It is a linear-interpolated weighted average of the belief from before the calculation and the belief after applying the theorem correctly. This goes smoothly from not believing the calculation at all up to be fully convinced to it.

Bayesian statistics is often contrasted with "frequentist" statistics. For a frequentist, probability is defined as the limit of the relative frequency after a large number of trials. So to a frequentist the notion of "Probability that you are using Bayesian Statistics correctly" is meaningless: One cannot do repeated trials, even in principle. A Bayesian considers probability to be a quantification of personal belief, and so concepts such as "Probability that you are using Bayesian Statistics correctly" is meaningful. However since the value of such subjective prior probablities cannot be independently determined, the value of P(H|X) cannot be objectively found.

The title text suggests that an additional term should be added for the probability that the Modified Bayes Theorem is correct. But that's this equation, so it would make the formula self-referential, unless we call the result the Modified Modified Bayes Theorem. It could also result in an infinite regress -- needing another term for the probability that the version with the probability added is correct, and another term for that version, and so on. If the modifications have a limit, then a Modifiedω Bayes Theorem would be the result, but then another term for whether it's correct is needed, leading to the Modifiedω+1 Bayes Theorem, and so on through every ordinal number.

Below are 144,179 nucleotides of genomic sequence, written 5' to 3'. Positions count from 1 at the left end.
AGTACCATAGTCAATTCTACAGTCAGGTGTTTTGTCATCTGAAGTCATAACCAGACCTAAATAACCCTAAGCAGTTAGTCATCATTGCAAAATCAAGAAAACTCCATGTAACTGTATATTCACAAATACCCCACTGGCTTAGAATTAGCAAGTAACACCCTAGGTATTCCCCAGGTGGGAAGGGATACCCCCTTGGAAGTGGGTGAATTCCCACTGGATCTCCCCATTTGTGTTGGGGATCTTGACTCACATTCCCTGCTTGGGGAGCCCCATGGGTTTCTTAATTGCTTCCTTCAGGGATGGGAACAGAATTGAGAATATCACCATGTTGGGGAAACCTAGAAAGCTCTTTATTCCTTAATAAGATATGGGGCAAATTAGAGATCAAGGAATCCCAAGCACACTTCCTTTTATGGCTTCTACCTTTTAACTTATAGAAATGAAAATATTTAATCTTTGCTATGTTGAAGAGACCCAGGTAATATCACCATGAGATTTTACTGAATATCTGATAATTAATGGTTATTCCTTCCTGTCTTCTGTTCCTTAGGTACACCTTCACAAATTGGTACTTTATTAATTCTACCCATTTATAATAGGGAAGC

Modified theories are often suggested in science when the measurements doesn't fit the original theory. An example is the Modified Newtonian dynamics theory, among many others, in which some physicists try to explain dark matter with not much success.


[The comic shows a formula with a header in gray on top:]
Modified Bayes' theorem:
[The formula:]
P(H|X) = P(H) × (1 + P(C) × ( P(X|H)/P(X) - 1 ))
[Variables and functions are described also in gray:]
H: Hypothesis
X: Observation
P(H): Prior probability that H is true
P(X): Prior probability of observing X
P(C): Probability that you're using Bayesian statistics correctly

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Right now the layout is awful:

"If P(C)=1 the..."
should look like this:
"If P(C)=1 the..."